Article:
Crooked

Crooked: (adj) dishonest, not straightforward

 

There are certain things you remember:

The first time you rode a rollercoaster.

Your initial encounter with peanut butter.

How about the premiere kiss?

An award given in front of an applauding audience.

An orgasm.

An amount of money that crosses your hands that’s more than y you can imagine.

But I also clearly remember the first time somebody called me “crooked.”

I was so pissed. I didn’t consider myself crooked. I thought I was being thrifty. I viewed my efforts as ingenious.

For you see, I checked into a motel room with three other friends. We could only afford the single rate, so I purchased it for me alone. Then the other three arrived, scurrying around the back of the establishment to my front door, laughing that we had pulled off our little decoy.

Matter of fact, I think we were still giggling, high-fiving each other, when there was a knock at the door. I quickly silenced everyone in the room and motioned for them to go into the bathroom. I would handle whatever the intrusion happened to be.

When I opened the door, there was the front desk clerk. He demanded entrance. I acted offended. “What do you want?” I asked.

In broken English, he clearly exclaimed, “You bring more people in room! You lie! You cheat!”

Not sure what else to do, I invited him in, thinking he would walk around the beds, and see nobody else in the space—never believing he would actually open up the bathroom. So when he headed in that direction, I had to decide whether to deter him or just let it play out.

He was too fast for me. He was already opening the door. The bathroom was empty. But he was a persistent young man. He quickly pulled back the shower curtain. There were my three friends, standing in the tub, trying desperately to imitate invisibility. Finally one of my buddies burst out laughing—frightened nerves.

The young desk clerk exclaimed, “You must leave room now!”

I reached for my wallet to offer him the extra funds that would cover the four of us, but he would have none of it.

“No money,” he said, pushing my wallet away. “You lie. You cheat. You go.”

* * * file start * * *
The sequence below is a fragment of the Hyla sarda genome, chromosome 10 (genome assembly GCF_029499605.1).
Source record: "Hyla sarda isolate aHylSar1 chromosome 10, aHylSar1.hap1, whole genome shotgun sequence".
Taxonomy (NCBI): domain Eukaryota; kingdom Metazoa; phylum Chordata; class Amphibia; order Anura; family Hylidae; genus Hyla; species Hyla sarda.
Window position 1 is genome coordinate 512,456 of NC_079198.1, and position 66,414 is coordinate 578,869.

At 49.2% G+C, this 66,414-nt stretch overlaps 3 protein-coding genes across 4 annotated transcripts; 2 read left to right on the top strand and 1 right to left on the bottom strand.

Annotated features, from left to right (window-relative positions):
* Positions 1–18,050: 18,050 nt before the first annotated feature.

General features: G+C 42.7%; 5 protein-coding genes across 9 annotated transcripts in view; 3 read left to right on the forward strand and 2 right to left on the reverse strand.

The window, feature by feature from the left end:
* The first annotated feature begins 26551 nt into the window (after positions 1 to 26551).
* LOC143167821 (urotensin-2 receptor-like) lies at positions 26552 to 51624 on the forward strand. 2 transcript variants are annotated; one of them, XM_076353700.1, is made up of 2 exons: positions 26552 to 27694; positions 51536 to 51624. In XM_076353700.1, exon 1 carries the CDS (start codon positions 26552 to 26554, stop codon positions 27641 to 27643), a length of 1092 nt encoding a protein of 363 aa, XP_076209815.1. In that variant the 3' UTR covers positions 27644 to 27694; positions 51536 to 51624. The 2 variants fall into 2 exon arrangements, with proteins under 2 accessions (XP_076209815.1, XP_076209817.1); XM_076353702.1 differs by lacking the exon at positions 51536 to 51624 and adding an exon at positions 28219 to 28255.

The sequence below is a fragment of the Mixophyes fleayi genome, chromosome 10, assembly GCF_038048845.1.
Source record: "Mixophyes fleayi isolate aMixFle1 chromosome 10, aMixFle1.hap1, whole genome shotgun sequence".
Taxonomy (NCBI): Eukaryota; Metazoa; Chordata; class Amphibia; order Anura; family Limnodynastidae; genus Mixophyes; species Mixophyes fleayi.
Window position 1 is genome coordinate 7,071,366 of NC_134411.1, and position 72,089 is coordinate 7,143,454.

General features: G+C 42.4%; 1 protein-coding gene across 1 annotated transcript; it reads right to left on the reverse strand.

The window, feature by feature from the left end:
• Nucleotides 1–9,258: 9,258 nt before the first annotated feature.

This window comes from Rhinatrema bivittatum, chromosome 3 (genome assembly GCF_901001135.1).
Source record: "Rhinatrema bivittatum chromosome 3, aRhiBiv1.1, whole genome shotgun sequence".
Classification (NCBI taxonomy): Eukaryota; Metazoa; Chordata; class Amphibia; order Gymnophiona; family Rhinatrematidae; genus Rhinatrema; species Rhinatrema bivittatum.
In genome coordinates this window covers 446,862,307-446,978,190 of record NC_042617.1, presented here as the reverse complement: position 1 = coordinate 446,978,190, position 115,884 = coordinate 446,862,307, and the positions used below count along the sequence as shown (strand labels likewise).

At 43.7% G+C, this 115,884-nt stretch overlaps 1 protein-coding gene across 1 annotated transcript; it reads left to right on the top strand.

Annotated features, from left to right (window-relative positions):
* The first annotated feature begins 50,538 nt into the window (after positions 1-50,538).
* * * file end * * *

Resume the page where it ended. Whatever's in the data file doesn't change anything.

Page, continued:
He headed toward the door, and I spoke, hoping to rationalize my actions. “Listen, man,” I said, “we were just trying to save money. We’re just kids. We’re broke. You know?”

He turned, looked me right in the eyes and said:

“You not kids. You not broke. You crooked.”

He immediately stepped out of the room and disappeared, coming back five minutes later to stand next to our van, to make sure we loaded up and left.

As is often the case with a quartet of individuals, there were four different takes on the event: one scared, one acting like he wasn’t part of it from the start, one indignant—wanting to go buy a dozen eggs and pelt the place.

And then there was me.

I was quiet, chilled to my soul.

I was bruised by being called “crooked.”

I didn’t view myself as deceitful, just clever.

But I learned that night that clever is crooked if it’s not honest.

 

funny wisdom on words that begin with a C


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Croggy

Croggy: (n) Northern English and Midland English dialect for a ride on a bicycle as a passenger.

I’m always looking for the latest statement or question which is even more sad and desperate than the previous one I granted an award to for being most pitiful.

There have been many competitors.

Here are five of my favorites:

Shall we call them former wosers (a blending of winners and losers) until they were displaced?

  1. “Do you have a bandage I can borrow, because my wound is seeping pus?” (This one held for a LONG time.
  2. “I’m going to go vote because MY VOTE COUNTS.” (Hopeful, but tragic.)
  3. “Can I borrow a dollar? I want to buy a lottery ticket?” (Wah…)
  4. “Does anyone have any suggestions for really bad breath?” (Stay away.)
  5. “Why don’t people like me? Be honest.” (Can I email?)

As you can see, these are pretty heartbreaking.

But today I think I have found one to rival them:

“Can anyone give me a croggy?”

I now realize this is requesting a ride on a bicycle—not as the peddler, but as the rear passenger.

First, let me iterate that riding a bicycle as a form of transportation may seem inspirational but only until you come across the first hill—or even slight rise in the road.

Then it becomes exercise posing as progress.

BUT…did you hear me?…BUT to ask to ride on the back end of such a contraption, knowing that you aren’t contributing anything but weight and pain to the person who’s pedaling in front of you, has to be the worst position a human being can place him or herself in without having a kidney removed.

funny wisdom on words that begin with a C

 


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Afar

Words from Dic(tionary)

dictionary with letter AAfar: (adv.) at or to a distance: e.g. our hero traveled afar

Here is a word that exists just so we can truly appreciate the value of being near. After all, anything we would really want “afar” is not really worthy of being discussed, is it? And if we’re actually going to travel, clarifying it by using a medieval term like “afar” seems a bit pretentious, if not culturally gross.

Yes, it’s another one of those words which, if we actually utter it, when it comes out of our mouth, it sounds like we’re posing for a painting, hopefully being admired by onlookers for our continental use of the King’s speak.

I feel sorry for “afar.”

Maybe it deserves better. Maybe it should be admired for having four letters and balancing two vowels and two consonants. (Yet how often would such an award of appreciation be available?)

I’m afraid “afar” suffers from what most of us do: it is too old and when it tries to insert itself into contemporary situations, looks a trifle ridiculous.

So here’s to the word “afar,” which quite honestly, from this point on … will need to follow its own obvious advice.